A memoir, on the other hand, is look at the inner you, at your thoughts and emotions during a challenging, changing, or otherwise interesting portion of your life.

There is certainly some overlap between these two genres, but they are not same thing. Take some time to think about what you want to cover in your book, then decide whether it’s best presented as a memoir or an autobiography.

For more on this, see “Autobiography or Memoir?”

Tip #11: The winning tip

The best tip of all for writing a memoir is simply write, write, and write some more.

Don’t worry if you haven’t tracked down all the information you need, if you haven’t completely laid out your story, if you’re not sure you can do it, or if what you’re producing isn’t perfect.

Just keep writing. Most problems will eventually sort themselves out.

Many times, your theme will become sharper as you write, or a new and better theme will emerge. You may come to realize that a certain story doesn’t work as well as you thought it would and another one works better.

Think of the writing process as journeying down a long and winding pathway through your mind and memories.

Enjoy the journey! It’s a wonderful opportunity to learn about yourself, your development, and life in general. If that’s all you do, you will have accomplished something wonderful.


Barry Fox, Nadine Taylor, ghostwriters, memoirs, business books, art books, history books, health books

Contact us! We’re Barry Fox and Nadine Taylor, professional ghostwriters and authors with a long list of satisfied clients and editors at major publishing houses.

For more information, call us at 818-917-5362 or use our Contact Form to send us a message.

We’d love to speak with you about your exciting memoir!


What Does a Ghostwriter Do?

what does a ghostwriter do, ghostwriting services,

Exactly what does a ghostwriter do?

In brief, the ghostwriter is an expert at writing books for other people.

Sometimes, the ghostwriter begins with nothing more than a concept provided by the client, and handles all of the research and writing, rewriting, and editing.

In other cases, the ghostwriter works closely with the client, bouncing ideas back and forth, using some of the material the client wrote and creating the rest himself. Every situation is different.

In addition to creating the manuscript, clients have requested that we help them decide what to do with their books, write their book proposals, facilitate self-publication, oversee the printing process, handle the marketing and distribution, and more.

Let’s take a look at the various tasks that ghostwriters may be asked to handle, above and beyond writing the manuscript.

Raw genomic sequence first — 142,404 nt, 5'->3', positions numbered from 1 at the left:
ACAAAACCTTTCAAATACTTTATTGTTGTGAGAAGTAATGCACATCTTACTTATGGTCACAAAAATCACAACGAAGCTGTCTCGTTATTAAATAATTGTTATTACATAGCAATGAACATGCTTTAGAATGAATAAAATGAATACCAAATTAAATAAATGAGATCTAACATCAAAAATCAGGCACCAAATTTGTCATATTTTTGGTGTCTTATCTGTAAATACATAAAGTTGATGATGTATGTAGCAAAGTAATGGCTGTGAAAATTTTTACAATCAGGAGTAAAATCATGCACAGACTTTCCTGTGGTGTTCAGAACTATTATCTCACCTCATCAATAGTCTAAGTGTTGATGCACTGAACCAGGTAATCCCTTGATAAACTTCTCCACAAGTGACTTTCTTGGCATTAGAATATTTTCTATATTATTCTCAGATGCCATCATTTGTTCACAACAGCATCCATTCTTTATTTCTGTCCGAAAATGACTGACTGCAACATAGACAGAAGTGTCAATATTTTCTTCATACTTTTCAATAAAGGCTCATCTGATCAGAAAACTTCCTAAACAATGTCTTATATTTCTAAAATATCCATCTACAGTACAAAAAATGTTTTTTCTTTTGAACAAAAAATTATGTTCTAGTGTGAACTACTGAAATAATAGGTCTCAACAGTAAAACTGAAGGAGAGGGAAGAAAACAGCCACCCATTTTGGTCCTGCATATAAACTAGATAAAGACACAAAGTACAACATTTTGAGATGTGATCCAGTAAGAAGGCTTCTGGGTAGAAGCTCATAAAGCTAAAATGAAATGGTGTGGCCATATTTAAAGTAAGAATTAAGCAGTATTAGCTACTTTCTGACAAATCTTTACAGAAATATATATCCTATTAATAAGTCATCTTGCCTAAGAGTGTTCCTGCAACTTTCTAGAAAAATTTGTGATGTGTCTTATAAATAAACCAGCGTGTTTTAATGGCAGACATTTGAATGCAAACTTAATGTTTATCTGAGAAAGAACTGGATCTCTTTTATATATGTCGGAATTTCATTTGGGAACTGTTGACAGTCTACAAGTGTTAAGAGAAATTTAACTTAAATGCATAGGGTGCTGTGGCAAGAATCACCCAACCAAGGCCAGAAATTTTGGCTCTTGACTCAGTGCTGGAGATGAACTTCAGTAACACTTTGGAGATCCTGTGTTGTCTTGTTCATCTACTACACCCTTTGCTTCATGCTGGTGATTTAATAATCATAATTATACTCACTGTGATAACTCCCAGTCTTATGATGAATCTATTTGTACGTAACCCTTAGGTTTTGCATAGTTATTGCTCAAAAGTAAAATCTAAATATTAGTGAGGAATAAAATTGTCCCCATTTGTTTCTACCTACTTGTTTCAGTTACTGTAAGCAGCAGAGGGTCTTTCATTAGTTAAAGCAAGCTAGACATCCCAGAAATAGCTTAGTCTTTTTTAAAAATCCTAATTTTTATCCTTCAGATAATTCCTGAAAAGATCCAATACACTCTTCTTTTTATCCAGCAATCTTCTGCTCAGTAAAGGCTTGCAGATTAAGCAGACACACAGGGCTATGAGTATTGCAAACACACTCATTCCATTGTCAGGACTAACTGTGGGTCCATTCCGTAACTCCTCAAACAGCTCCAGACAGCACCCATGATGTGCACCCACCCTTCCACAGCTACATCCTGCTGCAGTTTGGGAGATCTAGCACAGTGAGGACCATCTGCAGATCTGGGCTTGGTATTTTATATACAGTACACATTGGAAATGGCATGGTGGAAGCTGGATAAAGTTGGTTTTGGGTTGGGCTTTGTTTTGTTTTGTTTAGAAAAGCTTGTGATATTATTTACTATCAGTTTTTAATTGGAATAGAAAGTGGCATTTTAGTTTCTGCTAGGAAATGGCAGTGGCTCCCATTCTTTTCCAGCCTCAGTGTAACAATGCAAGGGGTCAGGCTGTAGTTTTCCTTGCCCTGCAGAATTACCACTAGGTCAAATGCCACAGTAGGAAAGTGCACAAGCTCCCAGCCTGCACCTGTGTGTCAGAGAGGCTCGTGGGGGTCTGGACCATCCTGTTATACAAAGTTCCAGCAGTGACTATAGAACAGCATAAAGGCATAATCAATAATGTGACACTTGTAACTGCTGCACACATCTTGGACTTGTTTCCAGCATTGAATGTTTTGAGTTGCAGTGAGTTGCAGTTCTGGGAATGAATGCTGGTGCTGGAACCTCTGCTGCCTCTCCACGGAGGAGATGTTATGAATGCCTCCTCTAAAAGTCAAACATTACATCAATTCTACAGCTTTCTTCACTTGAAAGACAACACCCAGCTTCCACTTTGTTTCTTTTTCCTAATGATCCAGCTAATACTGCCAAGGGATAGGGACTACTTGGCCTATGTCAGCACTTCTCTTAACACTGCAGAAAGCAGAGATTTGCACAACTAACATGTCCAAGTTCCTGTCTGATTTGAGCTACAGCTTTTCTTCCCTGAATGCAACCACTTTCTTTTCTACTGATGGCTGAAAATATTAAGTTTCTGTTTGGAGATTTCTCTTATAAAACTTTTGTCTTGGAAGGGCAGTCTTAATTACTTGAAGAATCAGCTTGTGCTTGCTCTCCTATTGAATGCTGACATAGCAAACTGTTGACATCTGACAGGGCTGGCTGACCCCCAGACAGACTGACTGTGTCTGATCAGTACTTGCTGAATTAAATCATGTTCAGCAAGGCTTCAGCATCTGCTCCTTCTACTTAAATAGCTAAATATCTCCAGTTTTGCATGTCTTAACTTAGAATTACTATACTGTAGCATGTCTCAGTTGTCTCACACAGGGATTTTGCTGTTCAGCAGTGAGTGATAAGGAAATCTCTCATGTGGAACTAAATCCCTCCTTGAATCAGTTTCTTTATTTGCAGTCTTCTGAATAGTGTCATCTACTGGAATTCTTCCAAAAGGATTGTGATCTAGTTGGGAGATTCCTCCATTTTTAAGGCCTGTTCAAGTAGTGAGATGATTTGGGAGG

1. Helping you answer the “why”

This may sound odd, but a lot of people are not sure what to do with the books they are eager to write.

The process of deciding what should be done with the completed book begins with a simple question: Why are you writing your book? For example, are you hoping to:

  • make lots of money?
  • introduce a new idea?
  • share your life experiences?
  • launch or enhance a business?
  • address a pressing political/social/economic/religious situation?

Answering the “why” helps determine how the book should be written, published and priced, marketed, and so on.

You may think you know why you are writing your book, But the “why” can evolve, and it does so in a surprising number of cases. As the “why” changes, so does the way in which the book is written, published and promoted.

Your ghostwriter can help you establish the “why” so that the finished product helps you achieve your goals.

2. Editing and proofreading your manuscript

Every manuscript must be edited and proofread, but not by the person who wrote it. Instead, it should be edited by an independent editor, then checked by a separate proofreader.

You can locate these professionals on your own, or your ghostwriter may offer some recommendations or send your manuscript to an editor and proofreader as part of the service provided.

3. Writing the book proposal

Next on the list is creating the document necessary to approach literary agents and publishers: the proposal.

Essentially, the proposal is a combination blueprint of the book-to-be, plus an idea of how much money the publisher stands to make.

Your agent will show the proposal to appropriate publishers in the hopes that one or more will want to purchase and publish your book.

The key elements of this document are:

  • Title Page
  • Proposal Table of Contents 
  • Overview – also known as the Synopsis or Introduction
  • Author – also known as About the Author, Author’s Qualifications, or Biography
  • Competition – also known as Competing Books or Competitive Analysis